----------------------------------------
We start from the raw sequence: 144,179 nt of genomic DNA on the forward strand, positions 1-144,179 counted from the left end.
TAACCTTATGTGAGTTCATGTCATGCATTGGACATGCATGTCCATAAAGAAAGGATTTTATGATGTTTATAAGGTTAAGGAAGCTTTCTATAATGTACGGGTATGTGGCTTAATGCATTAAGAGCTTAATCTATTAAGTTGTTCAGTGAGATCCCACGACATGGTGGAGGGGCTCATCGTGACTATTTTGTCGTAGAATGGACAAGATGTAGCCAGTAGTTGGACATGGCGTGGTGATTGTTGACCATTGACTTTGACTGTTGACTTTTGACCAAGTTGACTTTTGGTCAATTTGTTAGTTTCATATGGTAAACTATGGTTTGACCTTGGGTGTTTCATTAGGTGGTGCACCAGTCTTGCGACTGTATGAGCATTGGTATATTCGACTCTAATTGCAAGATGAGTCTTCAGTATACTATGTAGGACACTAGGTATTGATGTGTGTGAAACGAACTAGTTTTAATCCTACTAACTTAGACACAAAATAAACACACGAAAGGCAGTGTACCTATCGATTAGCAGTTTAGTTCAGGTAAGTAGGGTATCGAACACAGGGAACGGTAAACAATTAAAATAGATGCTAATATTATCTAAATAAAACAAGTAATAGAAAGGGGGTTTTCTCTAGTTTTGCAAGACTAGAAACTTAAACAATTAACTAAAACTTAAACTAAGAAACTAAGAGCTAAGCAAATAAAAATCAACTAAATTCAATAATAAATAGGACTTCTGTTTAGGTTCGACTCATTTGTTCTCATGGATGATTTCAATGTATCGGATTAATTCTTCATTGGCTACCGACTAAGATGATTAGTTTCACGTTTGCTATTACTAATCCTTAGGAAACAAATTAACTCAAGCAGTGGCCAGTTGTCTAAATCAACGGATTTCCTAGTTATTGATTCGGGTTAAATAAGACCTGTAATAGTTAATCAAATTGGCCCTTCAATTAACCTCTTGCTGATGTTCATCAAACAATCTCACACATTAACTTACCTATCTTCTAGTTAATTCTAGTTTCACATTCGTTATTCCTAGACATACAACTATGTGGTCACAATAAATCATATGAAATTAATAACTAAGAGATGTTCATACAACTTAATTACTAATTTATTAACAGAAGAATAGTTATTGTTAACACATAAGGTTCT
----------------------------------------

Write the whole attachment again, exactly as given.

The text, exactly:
We start from the raw sequence: 144,179 nt of genomic DNA on the forward strand, positions 1-144,179 counted from the left end.
TAACCTTATGTGAGTTCATGTCATGCATTGGACATGCATGTCCATAAAGAAAGGATTTTATGATGTTTATAAGGTTAAGGAAGCTTTCTATAATGTACGGGTATGTGGCTTAATGCATTAAGAGCTTAATCTATTAAGTTGTTCAGTGAGATCCCACGACATGGTGGAGGGGCTCATCGTGACTATTTTGTCGTAGAATGGACAAGATGTAGCCAGTAGTTGGACATGGCGTGGTGATTGTTGACCATTGACTTTGACTGTTGACTTTTGACCAAGTTGACTTTTGGTCAATTTGTTAGTTTCATATGGTAAACTATGGTTTGACCTTGGGTGTTTCATTAGGTGGTGCACCAGTCTTGCGACTGTATGAGCATTGGTATATTCGACTCTAATTGCAAGATGAGTCTTCAGTATACTATGTAGGACACTAGGTATTGATGTGTGTGAAACGAACTAGTTTTAATCCTACTAACTTAGACACAAAATAAACACACGAAAGGCAGTGTACCTATCGATTAGCAGTTTAGTTCAGGTAAGTAGGGTATCGAACACAGGGAACGGTAAACAATTAAAATAGATGCTAATATTATCTAAATAAAACAAGTAATAGAAAGGGGGTTTTCTCTAGTTTTGCAAGACTAGAAACTTAAACAATTAACTAAAACTTAAACTAAGAAACTAAGAGCTAAGCAAATAAAAATCAACTAAATTCAATAATAAATAGGACTTCTGTTTAGGTTCGACTCATTTGTTCTCATGGATGATTTCAATGTATCGGATTAATTCTTCATTGGCTACCGACTAAGATGATTAGTTTCACGTTTGCTATTACTAATCCTTAGGAAACAAATTAACTCAAGCAGTGGCCAGTTGTCTAAATCAACGGATTTCCTAGTTATTGATTCGGGTTAAATAAGACCTGTAATAGTTAATCAAATTGGCCCTTCAATTAACCTCTTGCTGATGTTCATCAAACAATCTCACACATTAACTTACCTATCTTCTAGTTAATTCTAGTTTCACATTCGTTATTCCTAGACATACAACTATGTGGTCACAATAAATCATATGAAATTAATAACTAAGAGATGTTCATACAACTTAATTACTAATTTATTAACAGAAGAATAGTTATTGTTAACACATAAGGTTCT